Nikon D5300 Review

The D5300 is Nikon’s “advanced beginner” digital single-lens reflex camera. It replaces the D5200 in the company’s APS-C lineup, which places it between the entry-level D3200 and the D7100, which is aimed at enthusiast photographers.

The D5300 features a 24MP sensor (the same as its 24MP APS-C stablemates), an articulated rear LCD, and more physical controls than the D3200, but it lacks the dual-dial interface and professional-grade AF system of the decidedly higher-market (and much more customizable) D7100. The D5300 also lacks the professional-grade AF system of the D7100.

The D5300 is almost an exact clone of its predecessor in terms of both its appearance and its ergonomics (albeit it is somewhat lighter and slightly smaller than its predecessor), but it is a more powerful camera on the inside in a handful of significant respects.

The D5300 has a sensor with 24 megapixels, but it does not have an anti-aliasing filter. This gives it a higher resolution than the D5200, which is similar to what we found when we tested the D7100 and the D800E. Even if the difference is little (especially when a built-in zoom is coupled), it is always encouraging to see advancements in essential image quality possibilities, particularly in models that fall in the middle price bracket.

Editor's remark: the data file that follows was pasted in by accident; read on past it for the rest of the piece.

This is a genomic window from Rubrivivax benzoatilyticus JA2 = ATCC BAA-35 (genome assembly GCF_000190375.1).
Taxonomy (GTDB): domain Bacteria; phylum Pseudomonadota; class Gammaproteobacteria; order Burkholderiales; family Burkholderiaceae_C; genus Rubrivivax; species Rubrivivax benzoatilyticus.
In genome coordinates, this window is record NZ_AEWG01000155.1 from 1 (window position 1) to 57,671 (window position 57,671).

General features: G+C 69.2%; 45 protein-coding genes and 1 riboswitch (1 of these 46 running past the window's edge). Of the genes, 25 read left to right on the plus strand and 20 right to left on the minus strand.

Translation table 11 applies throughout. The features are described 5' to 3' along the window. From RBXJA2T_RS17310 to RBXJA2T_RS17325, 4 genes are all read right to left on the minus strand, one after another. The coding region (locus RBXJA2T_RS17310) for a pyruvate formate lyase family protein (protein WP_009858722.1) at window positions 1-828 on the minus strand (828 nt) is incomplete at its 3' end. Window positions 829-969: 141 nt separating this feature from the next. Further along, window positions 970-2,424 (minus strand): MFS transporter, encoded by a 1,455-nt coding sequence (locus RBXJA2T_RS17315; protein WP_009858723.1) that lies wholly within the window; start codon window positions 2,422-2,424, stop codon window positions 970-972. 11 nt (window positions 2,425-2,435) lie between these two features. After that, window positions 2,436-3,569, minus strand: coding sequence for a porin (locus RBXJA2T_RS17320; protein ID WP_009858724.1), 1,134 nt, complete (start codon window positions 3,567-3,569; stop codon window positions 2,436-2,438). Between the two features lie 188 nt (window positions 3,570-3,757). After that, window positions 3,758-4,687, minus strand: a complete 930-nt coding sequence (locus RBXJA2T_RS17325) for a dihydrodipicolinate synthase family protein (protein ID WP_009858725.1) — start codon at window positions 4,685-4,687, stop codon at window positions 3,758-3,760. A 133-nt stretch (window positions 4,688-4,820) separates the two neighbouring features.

The D5300 features an improved video mode that is now capable of recording full high-definition video in 1080p at 60 frames per second. Because of this, as well as the fully articulated 1.04 million-dot LCD screen, the D5300 should appeal to filmmakers in addition to still shooters. The screen is 3.2 inches, which is somewhat wider than the screen on the D5200, which measures 3 inches.

Built-in Wi-Fi and GPS are both industry firsts for Nikon’s DSLR line-up, but they are features that are easy to overlook despite their potential utility. The battery life has also been improved; according to the numbers provided by CIPA, the D5300 has an endurance of 600 shots, whereas the D5200 only had an endurance of 500. Keep in mind, however, that this figure does not take into account additional functions like as Wi-Fi or GPS, and that activating these additional services would reduce the amount of time you can spend shooting.

Nikon D5300 Body & Design

Users with less experience will have no trouble becoming used to the ergonomics and controls of the D5300, which are designed specifically with them in mind. The controls are more or less the same as they were on the D5200, with the exception of a slightly bigger screen on the back of the camera. It has a good set of external controls, but they are by no means the best in its category. Additionally, it features a fully articulated LCD screen that measures 3.2 inches and provides advantages for both live view and video filming.